Plastering topless pictures on page 3 of the Sun newspaper contributes to the sexualisation of women, Liberal Democrat minister Lynne Featherstone says.
The minister said it’s a real problem, even though “a lot of blokes” would claim such an attitude is “sour-faced”.
And she cautioned about the effects the images could have on young women.
In an interview with the Independent on Sunday, she said: “There is a real argument about what is OK in the public space.
“If you are on the Tube you may find Page 3 is facing you and your young daughter and you may not want that to be a role model for her.”
The minister, who is now in the Department for International Development, commented: “It’s about the constant drip, drip of women being sexualised in the public space” which has a “great bearing on attitudes and domestic violence”.
She said: “When you know that one in four women experience domestic violence in their life, two women are killed each week by their partner or husband, there is a very long way to go.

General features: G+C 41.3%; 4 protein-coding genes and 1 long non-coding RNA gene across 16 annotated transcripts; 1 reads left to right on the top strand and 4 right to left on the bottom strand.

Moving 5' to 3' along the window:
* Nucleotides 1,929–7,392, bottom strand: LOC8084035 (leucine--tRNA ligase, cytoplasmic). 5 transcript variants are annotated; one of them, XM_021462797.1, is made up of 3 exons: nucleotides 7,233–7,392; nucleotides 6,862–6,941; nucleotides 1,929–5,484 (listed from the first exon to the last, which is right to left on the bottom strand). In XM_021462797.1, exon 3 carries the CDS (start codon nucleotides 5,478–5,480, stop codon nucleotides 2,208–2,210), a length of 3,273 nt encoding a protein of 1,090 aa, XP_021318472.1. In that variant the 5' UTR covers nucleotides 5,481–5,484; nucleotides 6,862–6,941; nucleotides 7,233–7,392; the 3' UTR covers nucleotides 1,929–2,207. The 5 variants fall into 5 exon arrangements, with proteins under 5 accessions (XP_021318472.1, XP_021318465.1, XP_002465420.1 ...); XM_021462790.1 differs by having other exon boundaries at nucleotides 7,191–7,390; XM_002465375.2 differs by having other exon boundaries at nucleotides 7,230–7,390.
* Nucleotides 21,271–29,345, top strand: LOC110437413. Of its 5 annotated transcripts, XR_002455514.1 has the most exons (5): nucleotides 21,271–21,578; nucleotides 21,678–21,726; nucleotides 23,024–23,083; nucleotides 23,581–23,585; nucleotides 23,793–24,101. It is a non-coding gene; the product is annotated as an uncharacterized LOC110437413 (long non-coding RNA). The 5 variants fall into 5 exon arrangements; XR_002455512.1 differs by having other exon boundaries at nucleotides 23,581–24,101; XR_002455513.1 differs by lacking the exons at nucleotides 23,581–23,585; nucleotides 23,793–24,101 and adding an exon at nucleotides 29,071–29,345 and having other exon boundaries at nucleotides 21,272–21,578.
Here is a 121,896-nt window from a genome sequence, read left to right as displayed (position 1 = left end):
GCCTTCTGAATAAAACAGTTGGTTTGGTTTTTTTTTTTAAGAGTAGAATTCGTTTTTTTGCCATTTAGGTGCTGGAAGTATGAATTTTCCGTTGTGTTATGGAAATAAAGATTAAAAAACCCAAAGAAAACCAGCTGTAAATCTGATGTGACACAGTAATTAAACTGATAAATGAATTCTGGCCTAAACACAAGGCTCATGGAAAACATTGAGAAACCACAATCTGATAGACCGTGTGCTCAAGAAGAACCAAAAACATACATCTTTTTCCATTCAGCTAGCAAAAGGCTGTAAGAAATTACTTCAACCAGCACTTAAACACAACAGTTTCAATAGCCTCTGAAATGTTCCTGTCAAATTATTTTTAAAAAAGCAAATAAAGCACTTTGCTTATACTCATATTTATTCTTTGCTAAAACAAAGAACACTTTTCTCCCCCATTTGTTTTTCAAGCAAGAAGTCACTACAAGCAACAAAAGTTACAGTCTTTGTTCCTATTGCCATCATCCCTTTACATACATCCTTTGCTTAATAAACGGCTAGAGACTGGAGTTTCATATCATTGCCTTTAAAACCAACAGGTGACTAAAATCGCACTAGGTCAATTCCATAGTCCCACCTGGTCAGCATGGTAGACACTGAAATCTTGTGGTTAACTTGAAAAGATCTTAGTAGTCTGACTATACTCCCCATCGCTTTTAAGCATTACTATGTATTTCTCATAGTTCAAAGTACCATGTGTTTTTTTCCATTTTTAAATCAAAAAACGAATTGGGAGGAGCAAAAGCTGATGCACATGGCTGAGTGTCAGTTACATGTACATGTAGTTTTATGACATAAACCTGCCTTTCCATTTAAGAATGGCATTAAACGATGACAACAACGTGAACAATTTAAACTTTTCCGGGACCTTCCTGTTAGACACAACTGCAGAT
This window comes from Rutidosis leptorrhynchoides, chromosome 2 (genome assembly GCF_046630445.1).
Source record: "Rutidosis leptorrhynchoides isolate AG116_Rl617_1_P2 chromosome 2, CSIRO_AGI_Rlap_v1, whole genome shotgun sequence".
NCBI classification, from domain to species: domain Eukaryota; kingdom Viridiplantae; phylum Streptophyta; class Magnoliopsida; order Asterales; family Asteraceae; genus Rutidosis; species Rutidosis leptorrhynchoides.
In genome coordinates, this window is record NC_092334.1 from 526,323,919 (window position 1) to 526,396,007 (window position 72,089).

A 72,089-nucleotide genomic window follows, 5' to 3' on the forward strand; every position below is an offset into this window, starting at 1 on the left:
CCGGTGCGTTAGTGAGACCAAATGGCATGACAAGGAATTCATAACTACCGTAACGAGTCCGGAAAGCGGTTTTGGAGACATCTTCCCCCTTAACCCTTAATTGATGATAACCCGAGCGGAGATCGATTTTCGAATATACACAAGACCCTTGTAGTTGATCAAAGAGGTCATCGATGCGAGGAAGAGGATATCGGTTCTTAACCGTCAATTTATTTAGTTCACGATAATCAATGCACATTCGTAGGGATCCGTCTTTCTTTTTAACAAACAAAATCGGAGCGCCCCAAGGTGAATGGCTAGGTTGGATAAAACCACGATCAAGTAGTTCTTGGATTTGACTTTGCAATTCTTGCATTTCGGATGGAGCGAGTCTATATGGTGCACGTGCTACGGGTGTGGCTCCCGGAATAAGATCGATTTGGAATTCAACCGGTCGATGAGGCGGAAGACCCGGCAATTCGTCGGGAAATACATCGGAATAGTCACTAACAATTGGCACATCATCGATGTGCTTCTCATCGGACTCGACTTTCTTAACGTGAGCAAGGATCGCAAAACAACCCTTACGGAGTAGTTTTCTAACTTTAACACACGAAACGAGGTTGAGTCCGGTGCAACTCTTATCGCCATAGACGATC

“While a lot of blokes say ‘You are mean, sour-faced, whatever – it’s harmless’, actually it’s not harmless at all.”
The Sun has been publishing photographs of topless women on page 3 since November 1970.
Former Labour MP Clare Short tried and failed to introduce a private member’s bill to ban the feature back in 1986.
In 2010 Lynne Featherstone said photos of impossibly thin women should have to carry a symbol if they have been altered on a computer.
She said women are made to feel inadequate by images of flawless stick-thin models staring out at them from magazines.